"Hey, Grandpa, what's a baud?"
It's no secret that technology advances rapidly. A product, service, or spec that seemed cutting-edge a decade or two ago may appear quaint or even laughably outdated today.
Two examples: The first commercially successful portable computer -- the term "laptop" didn't apply yet -- was the 24.5-pound Osborne 1, which debuted in 1981 for $1,795, or roughly $4,700 in today's dollars. And the Apple Newton, one of the first handheld computers (or PDAs, if you prefer), had a then-impressive 336-by-240-pixel reflective LCD and (unreliable) handwriting recognition. It cost $700 when it began shipping in 1993.
Given the rapid pace of change, it's easy to see how quickly common tech terms -- words and phrases that a reasonably computer-literate person might use on a daily basis -- could be largely forgotten or obsolete within a generation. It's also reasonable to assume that many Millennials -- the generation born after 1980 but with no set chronological endpoint, according to Pew Research -- haven't heard of, or perhaps are only vaguely familiar with, tech terms from the 1980s or 90s.
(Other researchers place the Millennial Generation's end point in the early 2000s, but these start and stop dates are arbitrary. And there may very well be significant differences in the beliefs and attitudes of people born in the early 1980s and those born two decades later. Of course, we're discussing tech terms here, not whether an entire generation believes in God, supports same-sex marriage, or thinks gluten is inherently evil.)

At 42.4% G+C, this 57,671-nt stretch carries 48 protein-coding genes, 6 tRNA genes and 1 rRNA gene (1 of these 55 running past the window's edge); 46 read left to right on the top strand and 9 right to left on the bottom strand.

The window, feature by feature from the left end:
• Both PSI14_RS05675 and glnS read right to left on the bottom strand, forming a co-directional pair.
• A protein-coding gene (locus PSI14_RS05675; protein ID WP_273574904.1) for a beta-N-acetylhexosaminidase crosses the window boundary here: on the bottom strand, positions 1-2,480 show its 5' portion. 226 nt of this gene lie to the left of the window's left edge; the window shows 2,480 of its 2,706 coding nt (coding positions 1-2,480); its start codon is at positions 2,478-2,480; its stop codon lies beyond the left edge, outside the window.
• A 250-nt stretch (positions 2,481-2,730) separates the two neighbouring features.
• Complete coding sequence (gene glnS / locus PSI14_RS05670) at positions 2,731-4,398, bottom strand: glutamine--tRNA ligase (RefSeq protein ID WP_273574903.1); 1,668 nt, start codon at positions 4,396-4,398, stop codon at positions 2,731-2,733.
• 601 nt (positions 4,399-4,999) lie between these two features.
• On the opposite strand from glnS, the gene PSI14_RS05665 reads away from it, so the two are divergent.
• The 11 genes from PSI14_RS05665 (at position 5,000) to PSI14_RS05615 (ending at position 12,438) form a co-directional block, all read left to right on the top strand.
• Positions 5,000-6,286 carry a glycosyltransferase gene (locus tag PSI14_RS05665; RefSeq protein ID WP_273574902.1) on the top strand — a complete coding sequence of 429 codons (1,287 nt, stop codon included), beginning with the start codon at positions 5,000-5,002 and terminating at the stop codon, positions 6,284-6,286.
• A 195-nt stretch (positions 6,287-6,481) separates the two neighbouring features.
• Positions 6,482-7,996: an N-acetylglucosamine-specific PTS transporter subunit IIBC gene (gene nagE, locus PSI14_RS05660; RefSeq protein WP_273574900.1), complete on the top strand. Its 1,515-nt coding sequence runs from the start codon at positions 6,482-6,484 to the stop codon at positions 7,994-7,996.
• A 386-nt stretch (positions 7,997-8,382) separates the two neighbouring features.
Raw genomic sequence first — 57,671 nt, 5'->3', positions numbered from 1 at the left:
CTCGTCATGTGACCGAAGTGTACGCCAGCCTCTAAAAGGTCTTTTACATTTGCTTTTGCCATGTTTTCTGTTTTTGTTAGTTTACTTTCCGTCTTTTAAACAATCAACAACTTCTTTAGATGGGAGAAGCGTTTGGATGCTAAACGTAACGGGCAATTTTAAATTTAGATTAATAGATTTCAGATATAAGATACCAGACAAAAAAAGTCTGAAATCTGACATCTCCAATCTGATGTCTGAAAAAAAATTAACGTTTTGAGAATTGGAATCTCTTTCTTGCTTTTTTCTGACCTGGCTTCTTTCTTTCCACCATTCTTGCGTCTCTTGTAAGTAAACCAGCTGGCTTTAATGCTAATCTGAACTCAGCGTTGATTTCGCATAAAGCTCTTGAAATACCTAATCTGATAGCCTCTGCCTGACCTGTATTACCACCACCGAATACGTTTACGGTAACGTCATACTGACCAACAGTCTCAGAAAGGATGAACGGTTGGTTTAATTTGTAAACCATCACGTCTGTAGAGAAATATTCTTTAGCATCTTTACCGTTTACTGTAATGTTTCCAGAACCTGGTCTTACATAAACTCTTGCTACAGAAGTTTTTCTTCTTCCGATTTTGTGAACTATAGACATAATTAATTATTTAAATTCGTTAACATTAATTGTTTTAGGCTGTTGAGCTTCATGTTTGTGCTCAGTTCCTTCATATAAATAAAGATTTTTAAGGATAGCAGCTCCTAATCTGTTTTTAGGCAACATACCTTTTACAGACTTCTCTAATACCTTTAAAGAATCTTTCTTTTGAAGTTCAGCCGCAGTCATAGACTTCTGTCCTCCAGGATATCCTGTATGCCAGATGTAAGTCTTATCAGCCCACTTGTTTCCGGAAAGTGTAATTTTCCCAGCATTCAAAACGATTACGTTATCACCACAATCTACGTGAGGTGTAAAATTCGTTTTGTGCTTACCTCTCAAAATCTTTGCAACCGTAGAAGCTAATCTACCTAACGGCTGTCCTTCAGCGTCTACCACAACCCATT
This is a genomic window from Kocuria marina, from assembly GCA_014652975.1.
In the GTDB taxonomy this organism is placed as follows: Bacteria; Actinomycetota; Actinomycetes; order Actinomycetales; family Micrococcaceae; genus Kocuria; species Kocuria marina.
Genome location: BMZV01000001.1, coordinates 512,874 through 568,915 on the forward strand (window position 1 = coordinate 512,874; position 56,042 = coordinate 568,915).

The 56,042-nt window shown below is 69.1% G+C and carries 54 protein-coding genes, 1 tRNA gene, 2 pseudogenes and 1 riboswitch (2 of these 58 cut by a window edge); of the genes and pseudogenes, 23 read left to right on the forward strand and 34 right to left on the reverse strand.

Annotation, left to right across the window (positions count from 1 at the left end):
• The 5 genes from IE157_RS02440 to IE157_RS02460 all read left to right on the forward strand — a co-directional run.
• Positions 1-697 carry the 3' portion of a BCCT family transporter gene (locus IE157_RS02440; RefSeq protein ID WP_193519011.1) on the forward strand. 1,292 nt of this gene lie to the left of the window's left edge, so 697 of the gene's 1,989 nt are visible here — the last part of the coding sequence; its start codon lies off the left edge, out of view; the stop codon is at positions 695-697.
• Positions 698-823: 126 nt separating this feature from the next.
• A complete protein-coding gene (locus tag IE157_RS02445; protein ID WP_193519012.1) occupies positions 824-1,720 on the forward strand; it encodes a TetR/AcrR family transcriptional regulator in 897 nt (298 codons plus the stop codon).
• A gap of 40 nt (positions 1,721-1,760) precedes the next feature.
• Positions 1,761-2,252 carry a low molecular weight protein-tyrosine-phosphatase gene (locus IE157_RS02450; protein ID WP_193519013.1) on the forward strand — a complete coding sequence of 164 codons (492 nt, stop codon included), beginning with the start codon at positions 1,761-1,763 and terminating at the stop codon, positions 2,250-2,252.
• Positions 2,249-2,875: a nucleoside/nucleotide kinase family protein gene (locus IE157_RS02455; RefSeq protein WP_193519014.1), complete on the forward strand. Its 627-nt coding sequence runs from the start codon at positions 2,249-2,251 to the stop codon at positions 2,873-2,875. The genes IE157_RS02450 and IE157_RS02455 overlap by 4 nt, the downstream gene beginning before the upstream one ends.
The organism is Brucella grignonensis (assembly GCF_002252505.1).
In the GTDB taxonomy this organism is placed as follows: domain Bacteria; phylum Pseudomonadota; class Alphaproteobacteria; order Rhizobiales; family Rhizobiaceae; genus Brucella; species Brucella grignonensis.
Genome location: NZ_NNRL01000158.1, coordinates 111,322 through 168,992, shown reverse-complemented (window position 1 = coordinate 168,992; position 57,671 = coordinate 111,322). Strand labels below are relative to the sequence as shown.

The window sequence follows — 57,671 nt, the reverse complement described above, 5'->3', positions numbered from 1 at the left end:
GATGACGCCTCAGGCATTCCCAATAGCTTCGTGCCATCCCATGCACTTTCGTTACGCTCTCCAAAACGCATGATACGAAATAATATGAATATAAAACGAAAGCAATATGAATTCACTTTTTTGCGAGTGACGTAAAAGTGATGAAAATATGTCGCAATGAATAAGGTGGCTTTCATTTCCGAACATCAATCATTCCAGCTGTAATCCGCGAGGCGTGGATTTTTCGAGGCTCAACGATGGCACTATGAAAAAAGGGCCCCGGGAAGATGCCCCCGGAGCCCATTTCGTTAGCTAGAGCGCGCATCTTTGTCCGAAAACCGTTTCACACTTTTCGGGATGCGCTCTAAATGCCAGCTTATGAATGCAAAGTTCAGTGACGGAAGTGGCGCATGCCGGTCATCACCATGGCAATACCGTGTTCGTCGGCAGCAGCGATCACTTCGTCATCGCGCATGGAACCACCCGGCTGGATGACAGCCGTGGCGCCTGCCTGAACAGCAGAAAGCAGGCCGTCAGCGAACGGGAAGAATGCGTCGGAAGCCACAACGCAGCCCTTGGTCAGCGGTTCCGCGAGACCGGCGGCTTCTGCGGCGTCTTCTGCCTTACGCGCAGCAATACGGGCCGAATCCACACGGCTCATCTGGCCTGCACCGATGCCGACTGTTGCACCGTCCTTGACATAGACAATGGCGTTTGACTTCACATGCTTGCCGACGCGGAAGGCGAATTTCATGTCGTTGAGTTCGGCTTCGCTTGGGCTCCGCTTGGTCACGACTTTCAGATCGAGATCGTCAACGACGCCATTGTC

Whatever their knowledge of bygone tech, Millennials are embracing today's social-oriented technologies. A March 2014 Pew Research study found that Millennials are eagerly adopting new technologies, including mobile devices and social media, and placing themselves at the epicenter of their own "self-created digital networks."
"Fully 55% have posted a 'selfie' on a social media site; no other generation is nearly as inclined to do this," the report states.
But despite their enthusiasm for social and mobile tech, 9 in 10 Millennials say people share too much of themselves online, a view that older generations hold with "similarly lopsided proportions," the report adds.
It's always perilous to stereotype an entire generation of people, of course, and it's likely that many tech-savvy Millennials who read InformationWeek are quite familiar with technologies and products that many of their peers don't know about.
Now explore 10 tech terms largely unknown to Millennials. Did we miss an example you have bumped up against? Add it in the comments section.Jeff Bertolucci is a technology journalist in Los Angeles who writes mostly for Kiplinger's Personal Finance, The Saturday Evening Post, and InformationWeek. View Full Bio